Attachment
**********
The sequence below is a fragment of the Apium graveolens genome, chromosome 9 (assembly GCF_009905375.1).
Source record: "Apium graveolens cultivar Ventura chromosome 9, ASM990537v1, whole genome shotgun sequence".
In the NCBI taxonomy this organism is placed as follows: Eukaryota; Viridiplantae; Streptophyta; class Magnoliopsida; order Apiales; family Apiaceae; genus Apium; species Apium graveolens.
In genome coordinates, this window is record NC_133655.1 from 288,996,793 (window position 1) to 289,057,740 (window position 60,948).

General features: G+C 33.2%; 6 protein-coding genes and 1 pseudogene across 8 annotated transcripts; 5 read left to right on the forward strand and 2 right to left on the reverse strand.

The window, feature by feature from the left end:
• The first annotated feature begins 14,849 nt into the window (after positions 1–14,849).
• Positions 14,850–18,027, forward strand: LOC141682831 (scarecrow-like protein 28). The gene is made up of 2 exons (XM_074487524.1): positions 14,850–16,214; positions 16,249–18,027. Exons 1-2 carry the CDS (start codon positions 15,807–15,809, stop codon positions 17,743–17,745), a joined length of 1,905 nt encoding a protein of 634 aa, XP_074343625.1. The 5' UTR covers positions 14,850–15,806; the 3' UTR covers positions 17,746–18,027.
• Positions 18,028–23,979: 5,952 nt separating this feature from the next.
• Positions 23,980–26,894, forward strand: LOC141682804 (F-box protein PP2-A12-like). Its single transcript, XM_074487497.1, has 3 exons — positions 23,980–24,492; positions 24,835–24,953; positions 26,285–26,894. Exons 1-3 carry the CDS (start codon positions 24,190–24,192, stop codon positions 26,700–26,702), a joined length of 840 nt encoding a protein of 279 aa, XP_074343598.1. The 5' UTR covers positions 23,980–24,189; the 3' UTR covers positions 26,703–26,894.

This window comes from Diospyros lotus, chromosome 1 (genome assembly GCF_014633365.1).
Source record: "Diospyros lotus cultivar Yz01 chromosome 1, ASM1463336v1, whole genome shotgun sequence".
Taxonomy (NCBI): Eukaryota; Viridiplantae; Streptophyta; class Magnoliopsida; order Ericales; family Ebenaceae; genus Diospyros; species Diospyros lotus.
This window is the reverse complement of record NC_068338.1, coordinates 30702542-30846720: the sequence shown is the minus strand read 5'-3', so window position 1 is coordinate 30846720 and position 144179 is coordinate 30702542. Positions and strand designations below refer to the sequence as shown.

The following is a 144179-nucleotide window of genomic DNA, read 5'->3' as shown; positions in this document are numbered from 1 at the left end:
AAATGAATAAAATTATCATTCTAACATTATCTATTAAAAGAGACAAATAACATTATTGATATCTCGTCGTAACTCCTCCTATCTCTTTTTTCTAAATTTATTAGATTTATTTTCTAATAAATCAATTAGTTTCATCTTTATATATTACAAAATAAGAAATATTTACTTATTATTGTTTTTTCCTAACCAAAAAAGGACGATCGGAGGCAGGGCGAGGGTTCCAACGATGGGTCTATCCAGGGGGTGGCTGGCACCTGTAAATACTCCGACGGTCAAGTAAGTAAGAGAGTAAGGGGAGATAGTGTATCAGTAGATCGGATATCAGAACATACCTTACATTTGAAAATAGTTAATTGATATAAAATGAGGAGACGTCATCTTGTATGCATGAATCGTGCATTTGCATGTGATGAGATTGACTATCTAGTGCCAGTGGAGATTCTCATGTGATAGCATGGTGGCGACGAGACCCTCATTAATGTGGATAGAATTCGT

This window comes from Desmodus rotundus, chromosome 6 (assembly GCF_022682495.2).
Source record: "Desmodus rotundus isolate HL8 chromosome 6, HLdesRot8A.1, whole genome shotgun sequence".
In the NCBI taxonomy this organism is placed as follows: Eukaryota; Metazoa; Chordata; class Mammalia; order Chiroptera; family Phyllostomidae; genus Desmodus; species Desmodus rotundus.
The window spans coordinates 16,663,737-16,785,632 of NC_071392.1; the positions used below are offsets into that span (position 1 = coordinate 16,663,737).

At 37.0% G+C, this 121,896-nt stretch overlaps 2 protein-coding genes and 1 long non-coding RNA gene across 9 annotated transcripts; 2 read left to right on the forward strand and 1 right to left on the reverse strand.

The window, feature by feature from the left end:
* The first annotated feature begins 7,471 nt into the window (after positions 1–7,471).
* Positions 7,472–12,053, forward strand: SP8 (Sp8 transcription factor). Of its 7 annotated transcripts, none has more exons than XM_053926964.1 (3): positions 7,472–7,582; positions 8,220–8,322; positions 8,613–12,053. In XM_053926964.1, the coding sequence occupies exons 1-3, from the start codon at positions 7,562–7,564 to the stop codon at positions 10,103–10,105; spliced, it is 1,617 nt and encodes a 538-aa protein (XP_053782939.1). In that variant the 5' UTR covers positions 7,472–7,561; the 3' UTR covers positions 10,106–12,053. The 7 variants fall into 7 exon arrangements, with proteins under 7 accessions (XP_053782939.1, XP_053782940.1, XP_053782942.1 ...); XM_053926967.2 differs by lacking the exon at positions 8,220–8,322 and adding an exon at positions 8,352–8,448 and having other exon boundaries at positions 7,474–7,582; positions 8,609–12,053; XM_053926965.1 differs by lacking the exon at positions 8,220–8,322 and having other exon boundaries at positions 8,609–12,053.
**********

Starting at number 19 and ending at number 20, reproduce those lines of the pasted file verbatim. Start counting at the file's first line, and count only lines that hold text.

In the NCBI taxonomy this organism is placed as follows: Eukaryota; Metazoa; Chordata; class Mammalia; order Chiroptera; family Phyllostomidae; genus Desmodus; species Desmodus rotundus.
The window spans coordinates 16,663,737-16,785,632 of NC_071392.1; the positions used below are offsets into that span (position 1 = coordinate 16,663,737).